Thursday, April 16, 2009

Little favorites...........

Some time ago, I took pictures of a few of my pincushions. It was my good intention to post them here. I never intended that my posts here would be so few and so far apart. I'll try to do better starting now............

My interest in pincushions came from my mother. She has always enjoyed sewing and still does a bit of hand-piecing and quilting. She has many favorite treasures that she has collected or made over the years and she has given me a number of them in recent years. She made the little quilt that you see on the wooden rack. Then she took little sugar bowls from old doll dishes that were missing their lids and made them into tiny pincushions. You can see how small they are as I placed a quarter near them so you could compare size.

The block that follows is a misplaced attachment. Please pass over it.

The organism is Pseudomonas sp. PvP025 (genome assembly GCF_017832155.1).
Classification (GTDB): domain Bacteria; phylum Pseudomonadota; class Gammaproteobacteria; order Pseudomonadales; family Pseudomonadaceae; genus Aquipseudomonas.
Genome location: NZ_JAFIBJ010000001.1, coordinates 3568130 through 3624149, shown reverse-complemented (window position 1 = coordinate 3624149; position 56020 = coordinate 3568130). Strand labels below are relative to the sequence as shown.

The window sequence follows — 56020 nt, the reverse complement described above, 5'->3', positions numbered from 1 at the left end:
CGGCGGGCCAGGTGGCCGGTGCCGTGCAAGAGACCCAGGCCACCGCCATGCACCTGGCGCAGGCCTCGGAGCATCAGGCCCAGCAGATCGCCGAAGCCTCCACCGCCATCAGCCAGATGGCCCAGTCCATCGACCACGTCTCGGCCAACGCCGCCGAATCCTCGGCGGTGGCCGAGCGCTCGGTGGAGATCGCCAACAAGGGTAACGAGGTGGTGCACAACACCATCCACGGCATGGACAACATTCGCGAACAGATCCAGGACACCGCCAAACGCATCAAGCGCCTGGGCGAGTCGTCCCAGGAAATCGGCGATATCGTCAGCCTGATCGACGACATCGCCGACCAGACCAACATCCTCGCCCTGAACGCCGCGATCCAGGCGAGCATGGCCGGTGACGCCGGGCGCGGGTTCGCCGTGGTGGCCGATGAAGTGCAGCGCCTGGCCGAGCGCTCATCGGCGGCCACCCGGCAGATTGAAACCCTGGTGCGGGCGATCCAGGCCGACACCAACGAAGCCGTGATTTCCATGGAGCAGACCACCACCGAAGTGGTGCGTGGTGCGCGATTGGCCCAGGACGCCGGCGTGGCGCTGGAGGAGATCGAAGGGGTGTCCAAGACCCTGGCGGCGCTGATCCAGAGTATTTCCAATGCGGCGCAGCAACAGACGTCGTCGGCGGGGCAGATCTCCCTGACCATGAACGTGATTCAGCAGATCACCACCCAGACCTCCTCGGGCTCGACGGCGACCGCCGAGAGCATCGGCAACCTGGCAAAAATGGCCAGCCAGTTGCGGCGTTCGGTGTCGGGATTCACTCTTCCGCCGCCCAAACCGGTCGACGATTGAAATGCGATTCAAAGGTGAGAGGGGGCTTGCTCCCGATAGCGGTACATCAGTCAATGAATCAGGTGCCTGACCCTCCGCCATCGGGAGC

I love the potbelly stove pincushion in this photo and it even has a pincushion in it!! It is sitting on a braided mat that is made of jersey fabrics, likely from the 1940's. I bought it many years ago at a thrift shop called "The Crowded Closet" in Iowa City. If you are in Iowa City, don't miss it. My sister goes there often.

I'll have more pincushions to share again soon!

Sunday, March 15, 2009

A new version of the Turkish Rose Pincushion....

Thought I'd share this slightly different version of my pincushion. Instead of stitching the rose in place I only stitched it at the center. First, though, I took a purple permannt marker to the cut-out rose shape and lightly made lines from the center out, then I did the same with a permanent red marker. Next, I took a wet paint brush (do this on a paper towel to absorb any color) and "painted" over these strokes with water to mute the colors. I let it dry and then the center circle was stitched in place and I added some long stitches (Perle cotton) over the colored area. I used the same pink to blanket stitch around the petals of the rose. Finally, I tacked the completed rose to the center of the pincushion for a three-dimensional effect. I was thinking I should have done that to the leaves but I'll do that another time.
Happy St. Patrick's Day!!

Thursday, October 30, 2008

Pass the Pickles, please............